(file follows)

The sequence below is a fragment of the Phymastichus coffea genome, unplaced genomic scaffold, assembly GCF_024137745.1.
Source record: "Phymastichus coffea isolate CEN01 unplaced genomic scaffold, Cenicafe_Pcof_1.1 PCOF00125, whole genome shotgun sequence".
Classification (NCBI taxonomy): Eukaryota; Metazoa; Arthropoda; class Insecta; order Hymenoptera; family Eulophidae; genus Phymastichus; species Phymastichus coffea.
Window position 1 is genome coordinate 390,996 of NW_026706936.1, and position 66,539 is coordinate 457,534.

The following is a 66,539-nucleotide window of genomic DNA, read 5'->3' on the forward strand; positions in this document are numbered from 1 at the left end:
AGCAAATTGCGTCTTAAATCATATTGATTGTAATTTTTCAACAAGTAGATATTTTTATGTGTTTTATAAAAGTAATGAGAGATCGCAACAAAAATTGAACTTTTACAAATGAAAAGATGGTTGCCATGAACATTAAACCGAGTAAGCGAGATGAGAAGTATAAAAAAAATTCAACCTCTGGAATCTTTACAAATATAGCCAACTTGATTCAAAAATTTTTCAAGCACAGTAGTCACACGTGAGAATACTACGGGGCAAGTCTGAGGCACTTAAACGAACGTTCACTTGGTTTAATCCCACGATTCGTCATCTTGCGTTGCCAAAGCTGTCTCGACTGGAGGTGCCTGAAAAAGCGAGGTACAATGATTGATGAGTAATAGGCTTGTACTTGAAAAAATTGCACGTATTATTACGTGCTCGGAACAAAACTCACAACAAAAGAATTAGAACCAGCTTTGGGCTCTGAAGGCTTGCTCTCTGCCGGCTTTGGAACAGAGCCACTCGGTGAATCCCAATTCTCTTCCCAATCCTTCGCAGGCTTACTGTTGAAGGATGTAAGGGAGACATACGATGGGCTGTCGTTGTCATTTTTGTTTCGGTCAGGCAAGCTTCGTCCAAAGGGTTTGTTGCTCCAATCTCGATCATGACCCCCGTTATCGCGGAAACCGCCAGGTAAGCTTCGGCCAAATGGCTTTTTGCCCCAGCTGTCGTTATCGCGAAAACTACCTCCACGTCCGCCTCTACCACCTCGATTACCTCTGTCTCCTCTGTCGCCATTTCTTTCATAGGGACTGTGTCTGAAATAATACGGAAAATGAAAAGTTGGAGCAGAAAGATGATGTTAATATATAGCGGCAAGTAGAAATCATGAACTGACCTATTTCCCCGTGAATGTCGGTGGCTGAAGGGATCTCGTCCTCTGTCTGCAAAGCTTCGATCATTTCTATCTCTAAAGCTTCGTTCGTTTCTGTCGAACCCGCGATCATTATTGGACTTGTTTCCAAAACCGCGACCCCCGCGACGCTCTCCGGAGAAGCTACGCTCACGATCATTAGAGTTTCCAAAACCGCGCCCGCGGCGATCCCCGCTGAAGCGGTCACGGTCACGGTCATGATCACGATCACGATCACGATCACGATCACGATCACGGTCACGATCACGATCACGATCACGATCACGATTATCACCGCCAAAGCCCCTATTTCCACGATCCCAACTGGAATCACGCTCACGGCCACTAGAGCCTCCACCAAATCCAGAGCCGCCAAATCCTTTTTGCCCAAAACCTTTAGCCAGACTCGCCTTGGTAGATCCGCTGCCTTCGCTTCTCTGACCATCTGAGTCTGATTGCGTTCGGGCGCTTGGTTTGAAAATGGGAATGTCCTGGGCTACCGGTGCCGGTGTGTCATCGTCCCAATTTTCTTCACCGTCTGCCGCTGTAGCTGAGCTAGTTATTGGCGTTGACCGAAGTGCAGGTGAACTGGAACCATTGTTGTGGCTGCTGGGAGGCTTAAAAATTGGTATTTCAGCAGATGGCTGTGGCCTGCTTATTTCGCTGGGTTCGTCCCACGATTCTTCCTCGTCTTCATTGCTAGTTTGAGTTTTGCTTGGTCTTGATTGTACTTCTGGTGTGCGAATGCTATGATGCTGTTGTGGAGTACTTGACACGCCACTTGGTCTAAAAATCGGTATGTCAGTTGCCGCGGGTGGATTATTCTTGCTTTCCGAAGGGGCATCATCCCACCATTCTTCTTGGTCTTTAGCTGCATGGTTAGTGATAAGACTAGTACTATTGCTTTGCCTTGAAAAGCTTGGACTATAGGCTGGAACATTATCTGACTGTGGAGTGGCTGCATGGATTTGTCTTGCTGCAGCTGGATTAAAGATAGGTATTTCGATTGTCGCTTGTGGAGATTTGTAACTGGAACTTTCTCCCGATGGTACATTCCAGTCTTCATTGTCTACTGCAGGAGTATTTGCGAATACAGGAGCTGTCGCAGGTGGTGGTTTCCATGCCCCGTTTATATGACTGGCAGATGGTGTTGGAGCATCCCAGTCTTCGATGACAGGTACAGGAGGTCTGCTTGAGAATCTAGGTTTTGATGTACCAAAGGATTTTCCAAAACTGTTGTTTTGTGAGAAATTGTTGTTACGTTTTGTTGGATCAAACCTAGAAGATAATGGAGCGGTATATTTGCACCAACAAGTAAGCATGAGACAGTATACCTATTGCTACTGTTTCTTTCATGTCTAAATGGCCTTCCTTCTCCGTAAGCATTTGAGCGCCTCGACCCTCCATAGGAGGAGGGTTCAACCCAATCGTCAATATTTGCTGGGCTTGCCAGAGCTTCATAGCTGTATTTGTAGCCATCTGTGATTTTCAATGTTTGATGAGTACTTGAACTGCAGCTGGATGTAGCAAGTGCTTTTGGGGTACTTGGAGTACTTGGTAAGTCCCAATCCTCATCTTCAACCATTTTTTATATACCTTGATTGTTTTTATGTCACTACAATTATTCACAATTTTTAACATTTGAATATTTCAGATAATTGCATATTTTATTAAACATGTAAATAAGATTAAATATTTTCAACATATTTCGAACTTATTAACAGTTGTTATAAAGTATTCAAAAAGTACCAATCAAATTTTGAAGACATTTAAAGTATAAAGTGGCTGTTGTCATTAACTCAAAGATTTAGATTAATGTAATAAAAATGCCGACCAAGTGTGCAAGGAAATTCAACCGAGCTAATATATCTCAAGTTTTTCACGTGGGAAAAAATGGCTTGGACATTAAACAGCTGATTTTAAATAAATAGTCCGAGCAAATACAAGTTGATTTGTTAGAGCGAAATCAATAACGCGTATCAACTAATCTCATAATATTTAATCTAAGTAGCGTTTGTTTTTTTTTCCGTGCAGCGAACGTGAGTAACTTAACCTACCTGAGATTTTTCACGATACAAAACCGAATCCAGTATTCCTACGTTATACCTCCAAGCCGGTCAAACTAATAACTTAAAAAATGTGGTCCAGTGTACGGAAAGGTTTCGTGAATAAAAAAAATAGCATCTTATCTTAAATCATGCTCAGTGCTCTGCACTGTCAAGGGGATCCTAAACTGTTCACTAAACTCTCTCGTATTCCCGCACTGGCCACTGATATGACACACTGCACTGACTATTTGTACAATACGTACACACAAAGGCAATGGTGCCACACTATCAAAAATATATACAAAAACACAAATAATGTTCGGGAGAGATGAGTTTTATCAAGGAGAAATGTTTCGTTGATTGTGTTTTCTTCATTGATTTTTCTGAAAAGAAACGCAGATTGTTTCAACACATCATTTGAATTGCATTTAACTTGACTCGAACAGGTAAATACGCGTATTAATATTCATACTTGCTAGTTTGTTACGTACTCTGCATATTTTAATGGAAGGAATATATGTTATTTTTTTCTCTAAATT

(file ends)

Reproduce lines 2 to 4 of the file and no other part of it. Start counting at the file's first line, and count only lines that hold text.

Source record: "Phymastichus coffea isolate CEN01 unplaced genomic scaffold, Cenicafe_Pcof_1.1 PCOF00125, whole genome shotgun sequence".
Classification (NCBI taxonomy): Eukaryota; Metazoa; Arthropoda; class Insecta; order Hymenoptera; family Eulophidae; genus Phymastichus; species Phymastichus coffea.
Window position 1 is genome coordinate 390,996 of NW_026706936.1, and position 66,539 is coordinate 457,534.